Table 1.

Summary of the main clinical changes, arterial blood gases and ventilator support for a hypercapnic patient using high flow nasal cannula.

Ventilatory support  Hospital admission  ICU (1h)  ICU (2h)  ICU (12h)  ICU (24h)  ICU (48h)  ICU (60h) 
  Spontaneous  NIV face mask  HFNC  HFNC  HFNC  HFNC  Nasal prong O2 
FiO2 (%)  21  45  45  45  45  35  3L/m 
pH  7.27  7.29  7.32  7.37  7.41  7.44  7.41 
PaCO2(mmHg)  89  91  83  78  66  61  63 
PaO2 (mmHg)  45  73  63  64  64  52  83 
HCO3 (mEq/L)  40.3  43  42.7  44.8  42  40.8  39.6 
EB (mEq/L)  8.3  11.9  11.7  14.5  13.7  13.6  11.9 
SaO2 (%)  75  93  91  93  93  90  96 
Respiratory rate (breaths/min)  34  28–30  28  26  24  24  20 
Accessory muscles  Yes  Yes  Yes  No  No  No  No 
Kelly–Matthay score 

There is strong evidence that the use of noninvasive ventilation (NIV) as first-line therapy is beneficial in patients with severe exacerbation of COPD in as much as it reduces endotracheal intubation and mortality.5 Air leaks are frequent during NIV and may impair its efficiency, by reducing patient tolerance and by promoting numerous patient–ventilator asynchronies.6 In the present case report, several interfaces and types of ventilators were tested due to patient's anatomic characteristics and poor tolerance.7 None of these options allowed acceptance of the patient, resulting in progression of hypercapnia and reduced level of consciousness, both being 2 strong factors of NIV failure,8 which led us to use an alternative method in order to avoid endotracheal intubation. Therefore, we decided to switch for the use of HFNC whereas his PaCO2 reached 91mmHg.

To date, only one case report has proposed HFNC as an alternative method in a patient who did not tolerate any NIV, reporting better tolerance and good results with the use of the cannula (i.e. a decrease in PaCO2 and a progressive correction of acidosis).9 Unlike our, the authors delivered high-flow through a dedicated device (Optiflow®, Fisher&Paykel, New Zealand) with flow of 60L/m and a FiO2 of 60% in a patient with relatively low PaCO2 levels that rose overtime.9 By contrast, we delivered high-flow through an ICU ventilator (Dräger Evita XL, Lübeck, Germany) in a patient with hypercapnia exceeding 90mmHg at time of HFNC initiation.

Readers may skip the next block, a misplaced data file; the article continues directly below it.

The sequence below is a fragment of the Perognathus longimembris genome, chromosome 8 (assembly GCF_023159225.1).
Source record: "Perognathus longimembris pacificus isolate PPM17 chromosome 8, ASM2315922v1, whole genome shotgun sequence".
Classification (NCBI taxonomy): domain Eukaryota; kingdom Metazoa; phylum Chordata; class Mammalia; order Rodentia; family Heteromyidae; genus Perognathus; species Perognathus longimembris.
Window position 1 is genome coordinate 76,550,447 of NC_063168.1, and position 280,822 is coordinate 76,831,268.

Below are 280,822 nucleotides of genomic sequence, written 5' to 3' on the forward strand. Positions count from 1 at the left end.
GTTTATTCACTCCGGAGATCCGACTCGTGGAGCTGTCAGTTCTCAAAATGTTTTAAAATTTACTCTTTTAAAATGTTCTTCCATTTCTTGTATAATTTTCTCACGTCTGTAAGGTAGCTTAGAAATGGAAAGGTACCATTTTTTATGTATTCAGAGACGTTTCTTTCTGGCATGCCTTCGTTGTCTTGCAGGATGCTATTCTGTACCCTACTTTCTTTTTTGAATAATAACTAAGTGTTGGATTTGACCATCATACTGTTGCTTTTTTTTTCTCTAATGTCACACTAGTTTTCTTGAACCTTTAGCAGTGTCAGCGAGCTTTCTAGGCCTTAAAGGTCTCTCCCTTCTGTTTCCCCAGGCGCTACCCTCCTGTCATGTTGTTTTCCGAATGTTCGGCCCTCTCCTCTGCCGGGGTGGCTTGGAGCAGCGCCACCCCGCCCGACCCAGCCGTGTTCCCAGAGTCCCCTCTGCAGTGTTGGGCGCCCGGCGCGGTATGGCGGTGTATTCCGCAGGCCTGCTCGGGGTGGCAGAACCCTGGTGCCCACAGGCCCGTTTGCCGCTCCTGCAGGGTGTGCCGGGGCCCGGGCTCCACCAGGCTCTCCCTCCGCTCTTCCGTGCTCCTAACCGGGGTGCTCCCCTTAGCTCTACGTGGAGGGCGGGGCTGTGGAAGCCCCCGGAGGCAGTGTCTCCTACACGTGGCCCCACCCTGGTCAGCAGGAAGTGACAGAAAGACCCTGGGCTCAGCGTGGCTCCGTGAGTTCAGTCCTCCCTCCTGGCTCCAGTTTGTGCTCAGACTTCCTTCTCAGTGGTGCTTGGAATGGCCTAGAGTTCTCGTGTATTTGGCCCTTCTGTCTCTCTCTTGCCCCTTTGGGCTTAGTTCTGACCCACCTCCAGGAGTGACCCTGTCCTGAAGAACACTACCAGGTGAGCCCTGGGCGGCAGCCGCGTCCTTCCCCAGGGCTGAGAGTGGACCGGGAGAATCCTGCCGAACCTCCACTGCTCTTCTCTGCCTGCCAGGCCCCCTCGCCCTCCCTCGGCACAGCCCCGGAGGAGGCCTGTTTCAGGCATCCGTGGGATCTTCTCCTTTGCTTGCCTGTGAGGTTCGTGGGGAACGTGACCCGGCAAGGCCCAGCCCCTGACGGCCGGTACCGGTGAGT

Although HFNC does not offer pressure support, the high flow generates PEEP and provides continuous washout of dead space in the airways. These 2 mechanisms were probably the most effective to improve alveolar ventilation in our patient. Parke et al. measured nasopharyngeal pressure in patients at different levels of flow using HFNC and found a PEEP level ranging from 2 to 4cmH2O with a gas flow rate of 50L/min.2 Although the PEEP level seems only moderate, this PEEP effect could help to improve gas exchange and to decrease work of breathing in patients, as with CPAP in patients with intrinsic PEEP.10 The high-flow rate of gas continuously delivered in the airways may also generate a washout of dead space from the pharynx into the bronchi, flushing carbon dioxide (CO2) out of the upper airways.3 This phenomenon may help to improve alveolar ventilation and to reduce work of breathing.4 As compared to NIV, severe studies have found that the patients had less discomfort and less breathlessness with HFNC.1 Although these studies assessed comfort in hypoxemic patients we believe that these findings may be extrapolated to hypercapnic patients.

The use of HFNC under strict clinical monitoring in an acute care facility could be an alternative treatment option instead of endotracheal intubation after NIV failure in COPD patients with acute hypercapnia.


None declared.

Conflict of interest

None declared.